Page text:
Bill C-56, a new and inevitably controversial piece of proposed legislation, was introduced on March 1, 2013. With the short title, Combating Counterfeit Products Act, the message seems simple, but contained within it are extensive proposals to change both the Copyright Act and the Trade-marks Act in Canada.
Beyond a suggested resurgence of the Anti-Counterfeiting Trade Agreement (ACTA) principles that were rejected in Europe last year, C-56 contains many backdoor revisions to the Trade-marks Act that do not pertain to counterfeiting. In addition to an extensive list of remedies (see Adam Stevenson’s article here), including the creation of multiple (and stricter) criminal offences for counterfeit-related activities, C-56 would extensively broaden the definition of a trade-mark. The proposed amendment to the definition reads:
“49. If a sign or combination of signs is used by a person as a trade-mark for any of the purposes or in any of the manners mentioned in the definition “certification mark” or “trade-mark” in section 2, no application for the registration of the trade-mark shall be refused and no registration of the trade-mark shall be expunged, amended or held invalid merely on the ground that the person or a predecessor in title uses the trade-mark or has used it for any other of those purposes or in any other of those manners.” [underlined text indicating proposed amendments]
One key addition here would be the “combination of signs”, which would vastly expand the scope of what can comprise a trade-mark beyond the traditional forms. As of the first reading of the bill, signs would now include: “a word, a personal name, a design, a letter, a numeral, a colour, a figurative element, a three-dimensional shape, a hologram, a moving image, a mode of packaging goods, a sound, a scent, a taste, a texture and the positioning of a sign.” These changes would mean that you could register trade-marks for purely intangible sensory phenomena such as scents, tastes, and sounds (which has been explored recently). Also, in a semantic modernization, the entire Trade-marks Act would be amended to replace “wares” with “goods”, to reflect common modern language.
The bill also suggests clarity of the registration of marks related to utilitarian features. Specifically, it would amend s. 12(2) to prohibit the registration of trade-marks where “its features are dictated primarily by a utilitarian function”. Moreover, s. 20 would provide clarity that trade-marks can not be used to prevent others from using utilitarian features affiliated with the trade-mark. Another change associated with promoting public use and progressiveness is the proposed s. 18.1 which would allow application to the Federal Court to expunge a registered trade-mark that “unreasonably limits the development of any art or industry”. This would bring the trade-mark system in Canada more in line with the underlying principles of the patent system to promote innovation as a matter of public interest. These suggested provisions would represent a shift more toward “user rights”, which was also seen with the expansion of fair dealing provisions in the Copyright Act last year with Bill C-11.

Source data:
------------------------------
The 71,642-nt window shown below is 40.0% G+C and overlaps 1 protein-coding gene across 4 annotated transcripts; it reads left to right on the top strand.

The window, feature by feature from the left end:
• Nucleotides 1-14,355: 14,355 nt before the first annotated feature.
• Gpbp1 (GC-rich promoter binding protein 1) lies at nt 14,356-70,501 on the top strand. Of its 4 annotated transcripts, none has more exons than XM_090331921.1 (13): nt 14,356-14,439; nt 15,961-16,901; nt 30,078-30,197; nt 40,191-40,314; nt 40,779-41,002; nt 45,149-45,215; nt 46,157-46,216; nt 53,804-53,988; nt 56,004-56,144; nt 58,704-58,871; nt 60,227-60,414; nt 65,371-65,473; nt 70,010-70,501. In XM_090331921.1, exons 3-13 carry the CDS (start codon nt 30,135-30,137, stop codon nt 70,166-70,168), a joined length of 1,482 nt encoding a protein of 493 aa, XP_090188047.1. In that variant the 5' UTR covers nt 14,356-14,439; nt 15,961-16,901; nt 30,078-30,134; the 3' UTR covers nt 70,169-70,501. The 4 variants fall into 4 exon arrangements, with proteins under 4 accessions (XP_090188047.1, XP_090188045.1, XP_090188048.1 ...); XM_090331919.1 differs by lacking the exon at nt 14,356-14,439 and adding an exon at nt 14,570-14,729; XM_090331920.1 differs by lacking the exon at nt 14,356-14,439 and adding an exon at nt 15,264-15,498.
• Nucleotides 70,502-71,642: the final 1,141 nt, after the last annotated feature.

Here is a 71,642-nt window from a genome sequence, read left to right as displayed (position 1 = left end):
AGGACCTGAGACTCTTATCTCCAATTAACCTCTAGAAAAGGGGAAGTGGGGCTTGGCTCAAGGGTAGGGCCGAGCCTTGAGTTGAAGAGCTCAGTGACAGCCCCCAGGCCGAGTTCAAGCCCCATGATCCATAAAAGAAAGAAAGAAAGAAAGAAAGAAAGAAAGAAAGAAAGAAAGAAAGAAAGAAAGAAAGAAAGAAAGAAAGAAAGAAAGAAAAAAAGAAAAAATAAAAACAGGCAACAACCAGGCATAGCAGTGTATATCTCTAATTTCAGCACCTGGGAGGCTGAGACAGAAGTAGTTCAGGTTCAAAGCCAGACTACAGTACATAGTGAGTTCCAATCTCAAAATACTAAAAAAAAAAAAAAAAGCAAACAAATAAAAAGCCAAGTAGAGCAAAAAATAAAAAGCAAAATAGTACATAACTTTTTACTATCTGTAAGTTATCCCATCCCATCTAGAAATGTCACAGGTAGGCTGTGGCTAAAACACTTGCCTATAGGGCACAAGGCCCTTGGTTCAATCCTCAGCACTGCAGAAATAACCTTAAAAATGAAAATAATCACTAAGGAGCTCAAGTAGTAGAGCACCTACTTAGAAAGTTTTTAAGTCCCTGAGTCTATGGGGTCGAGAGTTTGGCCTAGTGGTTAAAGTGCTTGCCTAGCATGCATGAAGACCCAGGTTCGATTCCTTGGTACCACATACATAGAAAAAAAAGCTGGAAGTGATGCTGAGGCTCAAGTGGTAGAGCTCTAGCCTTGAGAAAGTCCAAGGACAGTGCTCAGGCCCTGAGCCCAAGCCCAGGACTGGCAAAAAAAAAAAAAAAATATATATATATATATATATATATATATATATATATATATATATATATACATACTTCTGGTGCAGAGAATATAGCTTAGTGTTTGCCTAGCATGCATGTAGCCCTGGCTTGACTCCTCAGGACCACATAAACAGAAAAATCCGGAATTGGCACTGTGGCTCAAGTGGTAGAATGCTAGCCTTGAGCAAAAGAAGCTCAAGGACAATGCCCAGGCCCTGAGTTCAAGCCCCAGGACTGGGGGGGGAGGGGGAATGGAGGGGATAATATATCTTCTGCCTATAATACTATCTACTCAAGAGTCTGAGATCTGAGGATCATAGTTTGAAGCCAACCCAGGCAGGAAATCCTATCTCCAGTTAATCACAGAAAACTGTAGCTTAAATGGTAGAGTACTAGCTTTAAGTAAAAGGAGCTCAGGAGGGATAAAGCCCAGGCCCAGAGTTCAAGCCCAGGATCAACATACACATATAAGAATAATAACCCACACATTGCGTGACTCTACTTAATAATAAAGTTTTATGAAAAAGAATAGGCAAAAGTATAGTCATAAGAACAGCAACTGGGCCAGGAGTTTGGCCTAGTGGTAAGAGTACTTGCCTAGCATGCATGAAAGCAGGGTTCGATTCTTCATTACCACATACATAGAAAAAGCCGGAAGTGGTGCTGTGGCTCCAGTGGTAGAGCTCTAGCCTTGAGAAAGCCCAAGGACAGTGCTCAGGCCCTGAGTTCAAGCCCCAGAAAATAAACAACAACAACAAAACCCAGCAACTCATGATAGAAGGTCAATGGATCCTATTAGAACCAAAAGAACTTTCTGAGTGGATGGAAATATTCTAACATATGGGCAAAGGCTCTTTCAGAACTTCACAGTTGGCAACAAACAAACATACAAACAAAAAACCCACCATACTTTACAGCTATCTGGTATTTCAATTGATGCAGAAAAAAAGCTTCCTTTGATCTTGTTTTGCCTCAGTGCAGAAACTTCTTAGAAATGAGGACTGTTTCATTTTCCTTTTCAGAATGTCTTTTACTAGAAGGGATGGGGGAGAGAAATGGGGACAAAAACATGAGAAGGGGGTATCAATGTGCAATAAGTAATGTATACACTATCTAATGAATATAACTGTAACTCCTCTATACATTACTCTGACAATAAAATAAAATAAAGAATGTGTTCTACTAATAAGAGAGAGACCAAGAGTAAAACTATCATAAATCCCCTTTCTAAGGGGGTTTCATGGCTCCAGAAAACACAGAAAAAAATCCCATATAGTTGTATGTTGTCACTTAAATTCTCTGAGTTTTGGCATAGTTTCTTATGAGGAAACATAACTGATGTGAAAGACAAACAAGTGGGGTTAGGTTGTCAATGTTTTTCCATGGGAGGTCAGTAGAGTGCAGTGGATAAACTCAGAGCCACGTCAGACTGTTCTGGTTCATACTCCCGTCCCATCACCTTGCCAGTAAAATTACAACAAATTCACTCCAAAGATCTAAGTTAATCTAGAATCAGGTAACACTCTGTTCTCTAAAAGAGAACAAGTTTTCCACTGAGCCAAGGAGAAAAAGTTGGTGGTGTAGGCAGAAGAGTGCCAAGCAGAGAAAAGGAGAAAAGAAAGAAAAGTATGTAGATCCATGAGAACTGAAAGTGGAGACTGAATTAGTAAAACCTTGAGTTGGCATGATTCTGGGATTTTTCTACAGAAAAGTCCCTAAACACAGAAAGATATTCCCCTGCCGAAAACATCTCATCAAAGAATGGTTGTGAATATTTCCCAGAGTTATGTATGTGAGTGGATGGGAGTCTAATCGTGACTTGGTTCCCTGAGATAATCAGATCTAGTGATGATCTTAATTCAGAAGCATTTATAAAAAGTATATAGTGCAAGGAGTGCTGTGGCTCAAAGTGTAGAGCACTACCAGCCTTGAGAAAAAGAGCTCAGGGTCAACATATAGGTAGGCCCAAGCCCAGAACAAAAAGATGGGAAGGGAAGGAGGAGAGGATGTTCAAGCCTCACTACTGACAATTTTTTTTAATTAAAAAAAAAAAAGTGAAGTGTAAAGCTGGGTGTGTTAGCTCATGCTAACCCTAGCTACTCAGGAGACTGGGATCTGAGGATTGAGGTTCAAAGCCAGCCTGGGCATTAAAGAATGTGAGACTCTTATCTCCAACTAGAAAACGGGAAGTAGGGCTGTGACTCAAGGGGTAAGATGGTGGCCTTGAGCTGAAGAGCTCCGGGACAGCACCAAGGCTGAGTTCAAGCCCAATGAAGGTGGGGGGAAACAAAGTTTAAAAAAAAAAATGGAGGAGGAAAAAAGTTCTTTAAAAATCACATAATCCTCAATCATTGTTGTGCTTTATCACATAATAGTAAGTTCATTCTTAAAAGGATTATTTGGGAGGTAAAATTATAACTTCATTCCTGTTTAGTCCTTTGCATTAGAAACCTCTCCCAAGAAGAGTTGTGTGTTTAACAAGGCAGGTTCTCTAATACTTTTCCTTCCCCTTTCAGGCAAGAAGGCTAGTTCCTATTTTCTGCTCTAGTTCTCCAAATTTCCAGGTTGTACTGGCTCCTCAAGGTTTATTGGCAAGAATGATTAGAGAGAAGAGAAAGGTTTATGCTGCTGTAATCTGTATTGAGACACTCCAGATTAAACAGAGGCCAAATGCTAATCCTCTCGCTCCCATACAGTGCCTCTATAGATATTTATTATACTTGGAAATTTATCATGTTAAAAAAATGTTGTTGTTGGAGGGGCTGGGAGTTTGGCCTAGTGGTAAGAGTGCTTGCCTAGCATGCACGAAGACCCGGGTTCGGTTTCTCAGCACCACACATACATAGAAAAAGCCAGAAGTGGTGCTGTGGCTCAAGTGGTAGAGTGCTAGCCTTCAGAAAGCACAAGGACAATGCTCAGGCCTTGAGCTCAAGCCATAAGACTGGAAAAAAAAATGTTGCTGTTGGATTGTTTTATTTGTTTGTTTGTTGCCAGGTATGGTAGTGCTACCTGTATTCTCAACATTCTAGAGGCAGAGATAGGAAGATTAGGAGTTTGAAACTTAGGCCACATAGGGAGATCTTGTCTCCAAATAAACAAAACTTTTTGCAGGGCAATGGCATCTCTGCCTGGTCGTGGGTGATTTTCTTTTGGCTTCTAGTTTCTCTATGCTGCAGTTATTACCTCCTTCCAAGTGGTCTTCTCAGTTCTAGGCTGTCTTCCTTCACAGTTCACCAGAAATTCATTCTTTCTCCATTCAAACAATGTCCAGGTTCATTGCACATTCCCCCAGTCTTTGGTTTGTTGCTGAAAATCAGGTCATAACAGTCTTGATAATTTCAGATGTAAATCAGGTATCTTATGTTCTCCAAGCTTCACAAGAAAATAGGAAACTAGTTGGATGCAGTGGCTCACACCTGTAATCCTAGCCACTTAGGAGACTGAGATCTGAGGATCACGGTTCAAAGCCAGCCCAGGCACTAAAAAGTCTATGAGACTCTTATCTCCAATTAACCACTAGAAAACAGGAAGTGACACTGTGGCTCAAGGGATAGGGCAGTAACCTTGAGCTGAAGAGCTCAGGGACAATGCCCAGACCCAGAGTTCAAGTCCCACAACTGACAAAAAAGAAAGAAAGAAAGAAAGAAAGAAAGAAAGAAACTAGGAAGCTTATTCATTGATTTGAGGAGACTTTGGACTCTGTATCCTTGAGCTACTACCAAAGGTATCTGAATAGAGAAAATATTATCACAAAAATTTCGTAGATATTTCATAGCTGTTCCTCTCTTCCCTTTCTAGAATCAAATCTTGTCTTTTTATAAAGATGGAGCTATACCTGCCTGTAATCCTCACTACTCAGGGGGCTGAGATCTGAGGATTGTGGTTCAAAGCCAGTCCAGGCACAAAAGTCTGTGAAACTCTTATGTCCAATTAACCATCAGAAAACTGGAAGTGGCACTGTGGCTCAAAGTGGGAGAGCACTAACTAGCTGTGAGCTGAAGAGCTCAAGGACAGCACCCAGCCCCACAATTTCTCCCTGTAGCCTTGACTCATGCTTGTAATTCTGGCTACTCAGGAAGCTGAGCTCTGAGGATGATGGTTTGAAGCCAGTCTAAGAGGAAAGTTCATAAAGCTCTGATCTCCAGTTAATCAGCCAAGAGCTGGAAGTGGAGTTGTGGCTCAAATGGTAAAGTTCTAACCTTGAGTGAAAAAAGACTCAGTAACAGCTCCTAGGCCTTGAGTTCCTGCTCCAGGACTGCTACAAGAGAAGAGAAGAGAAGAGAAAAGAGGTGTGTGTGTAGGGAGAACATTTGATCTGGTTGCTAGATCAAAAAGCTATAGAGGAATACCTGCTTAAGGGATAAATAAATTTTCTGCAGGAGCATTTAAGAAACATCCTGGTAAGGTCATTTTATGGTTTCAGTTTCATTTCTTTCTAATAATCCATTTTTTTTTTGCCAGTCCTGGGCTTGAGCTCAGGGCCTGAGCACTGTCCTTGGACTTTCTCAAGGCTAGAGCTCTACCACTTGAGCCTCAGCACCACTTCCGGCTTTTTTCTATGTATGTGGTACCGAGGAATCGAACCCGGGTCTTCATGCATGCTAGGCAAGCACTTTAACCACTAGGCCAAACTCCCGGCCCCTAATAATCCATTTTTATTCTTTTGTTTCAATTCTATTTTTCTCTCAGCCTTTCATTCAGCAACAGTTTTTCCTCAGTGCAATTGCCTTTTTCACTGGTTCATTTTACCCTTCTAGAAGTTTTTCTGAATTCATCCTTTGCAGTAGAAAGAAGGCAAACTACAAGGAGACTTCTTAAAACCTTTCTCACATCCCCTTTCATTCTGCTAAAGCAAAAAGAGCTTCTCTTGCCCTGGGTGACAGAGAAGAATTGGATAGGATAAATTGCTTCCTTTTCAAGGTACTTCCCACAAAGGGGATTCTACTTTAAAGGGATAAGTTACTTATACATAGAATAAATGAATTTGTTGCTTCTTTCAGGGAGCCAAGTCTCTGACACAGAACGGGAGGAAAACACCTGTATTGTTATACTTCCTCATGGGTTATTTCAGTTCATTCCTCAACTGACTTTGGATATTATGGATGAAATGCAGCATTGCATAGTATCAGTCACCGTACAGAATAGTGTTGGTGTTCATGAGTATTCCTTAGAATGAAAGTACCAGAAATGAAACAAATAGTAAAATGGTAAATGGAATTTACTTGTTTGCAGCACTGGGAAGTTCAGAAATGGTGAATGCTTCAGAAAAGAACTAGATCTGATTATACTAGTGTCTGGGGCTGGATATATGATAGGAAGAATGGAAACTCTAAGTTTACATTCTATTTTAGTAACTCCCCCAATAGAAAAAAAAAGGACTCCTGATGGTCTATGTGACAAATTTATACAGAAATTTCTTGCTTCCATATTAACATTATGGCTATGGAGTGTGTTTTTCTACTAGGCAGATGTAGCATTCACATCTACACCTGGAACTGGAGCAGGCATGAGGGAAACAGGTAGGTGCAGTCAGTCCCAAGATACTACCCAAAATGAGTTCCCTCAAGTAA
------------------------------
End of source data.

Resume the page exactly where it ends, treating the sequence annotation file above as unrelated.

A number of the proposed amendments to the Trade-marks Act pertain to the power of the Registrar, reflecting recent caselaw. The Registrar would have the right to refuse an application with respect to one or more of the goods or services specified and accept it with respect to others. He would also have the power to strike any part of an improperly pleaded Statement of Opposition, so long as it was done prior to the filing of the applicant’s counterstatement (s. 38). The application process would be substantially changed, including the power being assigned to the Registrar to set regulations to establish the dates of registration for divisional applications to be re-merged (another new aspect of the Act; s. 39.1). Further clarity into the role of the Registrar includes the right to destroy records related to stale applications and registrations, within 6 years of the date of the final decision (s. 29.1) and a right to keep electronic records (s. 64). Finally, while the Registrar typically exercises no jurisdiction over correcting obvious errors in the records (it is presently subject to application to the Federal Court), ss. 41 and 48 would allow the Registrar to correct obvious errors within 6 months of entry and to remove registration of improper transfers, respectively.
Undoubtedly, the proposed amendments to the Trade-marks Act represent a modernization of the Act similar to that imposed by C-11 on the Copyright Act. However, a problem lies in the intention of the bill, which is purported to target counterfeiting. In my opinion, this bill mirrors the type of ‘omnibus’ legislation that drastically and broadly reformed the Criminal Code of Canada, in the form of the wildly controversial Bill C-10. While some of the reforms suggested here will be welcomed to update archaic or out-of-date aspects of the legislation, the overall package of Bill C-56 is bound to be controversial. The NDP have already voiced concern, but I think that is unlikely the Conservative majority will waver. One thing is certain: the drama will be intriguing.
Ryan Heighton is a JD candidate at Osgoode Hall Law School.